The Last Battle

From Academic Kids

The Last Battle is the final novel in The Chronicles of Narnia series by C. S. Lewis. Lewis was awarded the Carnegie Medal for the book.


In The Last Battle, Lewis brings The Chronicles of Narnia to an end. The book deals with the end of time in Narnia and sums up the allegory of the books by linking the experience of the human children in Narnia with their lives in this world.

The story begins during the reign of the last king of Narnia, King Tirian. Narnia has experienced a long period of peace and prosperity begun during the reign of King Caspian X, whose dynasty was established in Prince Caspian and confirmed by the succession of his son Rilian at the conclusion of The Silver Chair. Tirian, who is the great-grandson of the great-grandson of Rilian, becomes aware that strange and uncomfortable things are happening to his land and that the stars portend ominous developments.

The king's magical call for help results in the arrival of Eustace Scrubb and Jill Pole, the two children who last visited Narnia during the final year of the reign of Caspian, to help him battle an invasion by an army from the southern land of Calormen. The Calormenes have internal allies in Narnia, in the form of an Antichrist-figure, Shift the Ape, and his dupe Puzzle the donkey, who has pretended to be Aslan and spread the heresy that Aslan and the Calormene god Tash (the Satan-figure) are one and the same. The heresy causes the dwarfs and some other Narnian talking beasts to lose faith in, and loyalty to, Aslan and the King; meanwhile, Shift proceeds to sell Narnia into Calormene slavery. Tirian has only a small loyal force to fight the Calormenes, and prepares to die in a last stand against the forces of darkness. The Battle concludes with Aslan stepping in to bring Narnia to an end. All creatures, including those who had previously died, are judged by Aslan as they approach a door; those who have been loyal to Aslan, or to the morality upheld by Narnians, join Aslan in Aslan's country (heaven), while those who have opposed or deserted him do not pass through the door and disappear to an uncertain fate.

It becomes clear that nearly all those who had travelled to Narnia in previous books have been reunited in Aslan's country where they realise that Narnia and England are linked and that they have in fact died on earth and can enjoy an afterlife in a perfect version of Narnia where they are reunited with characters from previous books, and their deceased relatives.


"The Last Battle" is loosely based on the Biblical book of Revelation, and on Christian doctrines of the end of the world, judgement, Heaven, death and afterlife. The exposition of theological points is more laboured than in some of the earlier books, and the overall tone is darker, to the extent that "The Last Battle" is relatively hard to enjoy on a purely superficial level as a fairy story, particularly at the end.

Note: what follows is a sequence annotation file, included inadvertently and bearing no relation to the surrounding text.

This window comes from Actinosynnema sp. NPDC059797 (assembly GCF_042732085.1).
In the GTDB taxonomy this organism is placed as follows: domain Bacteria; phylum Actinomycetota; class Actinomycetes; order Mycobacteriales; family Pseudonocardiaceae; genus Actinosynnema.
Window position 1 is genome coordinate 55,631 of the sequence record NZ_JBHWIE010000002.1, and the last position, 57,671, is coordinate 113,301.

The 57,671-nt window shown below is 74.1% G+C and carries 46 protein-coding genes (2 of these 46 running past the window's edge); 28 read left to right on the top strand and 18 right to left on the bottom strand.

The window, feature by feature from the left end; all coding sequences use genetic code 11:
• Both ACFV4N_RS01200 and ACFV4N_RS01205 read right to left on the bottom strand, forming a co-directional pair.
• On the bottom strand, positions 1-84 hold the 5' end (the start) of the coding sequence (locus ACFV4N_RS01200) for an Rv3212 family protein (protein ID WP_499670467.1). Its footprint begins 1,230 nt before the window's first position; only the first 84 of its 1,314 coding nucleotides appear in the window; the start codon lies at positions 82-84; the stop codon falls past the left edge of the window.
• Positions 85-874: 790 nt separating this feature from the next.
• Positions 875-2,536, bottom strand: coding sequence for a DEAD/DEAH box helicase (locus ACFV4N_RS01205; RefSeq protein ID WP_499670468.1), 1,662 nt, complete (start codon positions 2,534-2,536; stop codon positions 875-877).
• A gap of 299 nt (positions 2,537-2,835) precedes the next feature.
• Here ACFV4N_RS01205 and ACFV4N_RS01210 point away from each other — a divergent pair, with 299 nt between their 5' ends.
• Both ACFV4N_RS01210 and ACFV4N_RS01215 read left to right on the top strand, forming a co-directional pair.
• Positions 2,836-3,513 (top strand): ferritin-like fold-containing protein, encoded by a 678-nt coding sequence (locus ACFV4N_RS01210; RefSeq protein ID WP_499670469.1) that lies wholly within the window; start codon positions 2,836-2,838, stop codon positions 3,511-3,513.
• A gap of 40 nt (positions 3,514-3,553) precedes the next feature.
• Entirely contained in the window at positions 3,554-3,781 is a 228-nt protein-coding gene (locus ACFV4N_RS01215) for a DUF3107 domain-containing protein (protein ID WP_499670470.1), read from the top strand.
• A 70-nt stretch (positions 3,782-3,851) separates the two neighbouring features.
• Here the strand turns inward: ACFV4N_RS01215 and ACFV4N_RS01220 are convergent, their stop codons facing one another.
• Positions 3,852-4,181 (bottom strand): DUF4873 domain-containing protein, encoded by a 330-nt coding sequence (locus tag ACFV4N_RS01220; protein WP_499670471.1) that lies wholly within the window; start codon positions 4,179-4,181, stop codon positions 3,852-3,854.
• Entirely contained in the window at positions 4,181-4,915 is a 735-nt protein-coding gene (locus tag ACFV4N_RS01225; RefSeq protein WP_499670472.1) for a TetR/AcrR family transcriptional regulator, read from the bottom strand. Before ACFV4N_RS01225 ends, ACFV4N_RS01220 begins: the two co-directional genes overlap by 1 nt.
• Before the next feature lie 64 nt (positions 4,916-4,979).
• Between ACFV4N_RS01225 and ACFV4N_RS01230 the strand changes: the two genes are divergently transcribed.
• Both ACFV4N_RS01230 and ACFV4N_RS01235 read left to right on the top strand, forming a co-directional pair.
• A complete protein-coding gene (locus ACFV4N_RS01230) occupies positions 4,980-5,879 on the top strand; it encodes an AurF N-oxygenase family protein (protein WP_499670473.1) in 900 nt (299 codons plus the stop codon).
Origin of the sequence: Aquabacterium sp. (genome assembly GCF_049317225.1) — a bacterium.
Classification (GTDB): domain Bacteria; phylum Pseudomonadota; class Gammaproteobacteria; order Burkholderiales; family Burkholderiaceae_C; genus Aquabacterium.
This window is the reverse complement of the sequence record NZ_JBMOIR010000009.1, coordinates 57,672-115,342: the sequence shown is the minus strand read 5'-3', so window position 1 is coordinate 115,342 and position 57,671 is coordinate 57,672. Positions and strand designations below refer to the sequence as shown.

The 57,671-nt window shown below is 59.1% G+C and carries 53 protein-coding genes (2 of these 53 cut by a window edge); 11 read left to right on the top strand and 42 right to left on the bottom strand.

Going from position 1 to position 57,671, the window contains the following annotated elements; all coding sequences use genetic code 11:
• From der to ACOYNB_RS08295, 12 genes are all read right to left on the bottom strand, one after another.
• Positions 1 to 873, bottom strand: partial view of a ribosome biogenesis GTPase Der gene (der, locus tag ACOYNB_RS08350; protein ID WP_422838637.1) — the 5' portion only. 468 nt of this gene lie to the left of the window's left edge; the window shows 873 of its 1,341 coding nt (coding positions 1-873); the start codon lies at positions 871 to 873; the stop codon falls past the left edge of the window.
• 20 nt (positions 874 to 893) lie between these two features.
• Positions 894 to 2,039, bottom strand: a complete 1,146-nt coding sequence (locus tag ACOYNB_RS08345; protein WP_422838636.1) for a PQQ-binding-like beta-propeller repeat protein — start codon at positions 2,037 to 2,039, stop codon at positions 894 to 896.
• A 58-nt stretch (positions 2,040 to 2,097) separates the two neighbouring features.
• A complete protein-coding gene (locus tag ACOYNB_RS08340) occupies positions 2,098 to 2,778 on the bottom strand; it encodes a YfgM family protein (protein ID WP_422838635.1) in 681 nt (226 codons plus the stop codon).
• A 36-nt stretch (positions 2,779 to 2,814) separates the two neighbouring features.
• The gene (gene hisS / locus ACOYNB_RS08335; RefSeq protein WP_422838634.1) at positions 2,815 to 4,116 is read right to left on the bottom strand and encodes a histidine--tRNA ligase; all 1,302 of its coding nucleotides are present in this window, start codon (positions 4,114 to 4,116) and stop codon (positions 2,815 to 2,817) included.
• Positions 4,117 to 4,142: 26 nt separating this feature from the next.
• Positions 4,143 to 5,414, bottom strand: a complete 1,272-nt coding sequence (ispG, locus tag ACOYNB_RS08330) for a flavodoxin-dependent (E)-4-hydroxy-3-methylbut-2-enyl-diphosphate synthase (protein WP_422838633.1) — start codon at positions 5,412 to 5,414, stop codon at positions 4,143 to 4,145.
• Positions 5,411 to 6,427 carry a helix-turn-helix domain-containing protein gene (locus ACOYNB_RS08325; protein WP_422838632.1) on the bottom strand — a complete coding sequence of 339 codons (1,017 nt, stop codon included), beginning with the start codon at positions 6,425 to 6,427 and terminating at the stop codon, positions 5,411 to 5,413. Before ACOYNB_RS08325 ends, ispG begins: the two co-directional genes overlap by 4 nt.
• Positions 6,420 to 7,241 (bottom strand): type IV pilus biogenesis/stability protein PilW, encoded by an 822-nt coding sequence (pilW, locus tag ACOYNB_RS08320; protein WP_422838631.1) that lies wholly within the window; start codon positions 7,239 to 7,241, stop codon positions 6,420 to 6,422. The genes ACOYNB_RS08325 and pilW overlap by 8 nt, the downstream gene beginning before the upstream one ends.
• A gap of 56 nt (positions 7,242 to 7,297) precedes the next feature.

Lewis has been criticised, by Philip Pullman and others, over the values conveyed by "The Last Battle". In particular, that Susan Pevensie, one of the children who appeared in previous stories, is described as no longer a friend of Narnia as she is interested only in "nylons, lipstick and invitations" - as if it is inherently sinful for a woman to become sexually mature. Corresponding criticisms have been levelled at previous Narnia stories for being Anglocentric in that the magical doorways into Narnia always seem to open from England, and that English people are the natural, aristocratic rulers in the Arthurian society of Narnia.

The Calormenes are the enemies of Aslan's followers: their god Tash represents Satan, taking away the souls of the wicked characters, and accepting any evil deed as a service to him (the fate of a Calormene non-believer is presented as a warning to those tempted to dabble in black magic). On the other hand, one of the characters is a good Calormene, Emeth. The protagonist and antagonist groups are both ethnically diverse, and of course, a look at the major villains of the Narnia series shows no correlation between skin color and ethical orientation.

The misogyny allegation is based on a single section describing the fall of Susan. The role of females in the Narnia books tends generally to be very high, and Susan's loss of interest in Narnia is not prefigured in the other books. In this section, she is criticised for being too immature, in trying to race to the silliest part of one's life as quickly as possible, and then stop there as long as possible. The words which have caused debate are "nylons, lipstick and invitations" - with the dispute focusing on whether Lewis means to imply that Susan's adult femininity is at fault in causing her to lose interest in Narnia (and, by implication, faith in God).

The Chronicles of Narnia
C. S. Lewis
The Lion, the Witch, and the Wardrobe | Prince Caspian | The Voyage of the Dawn Treader
The Silver Chair | The Horse and His Boy | The Magician's Nephew | The Last Battle
Books Characters Places
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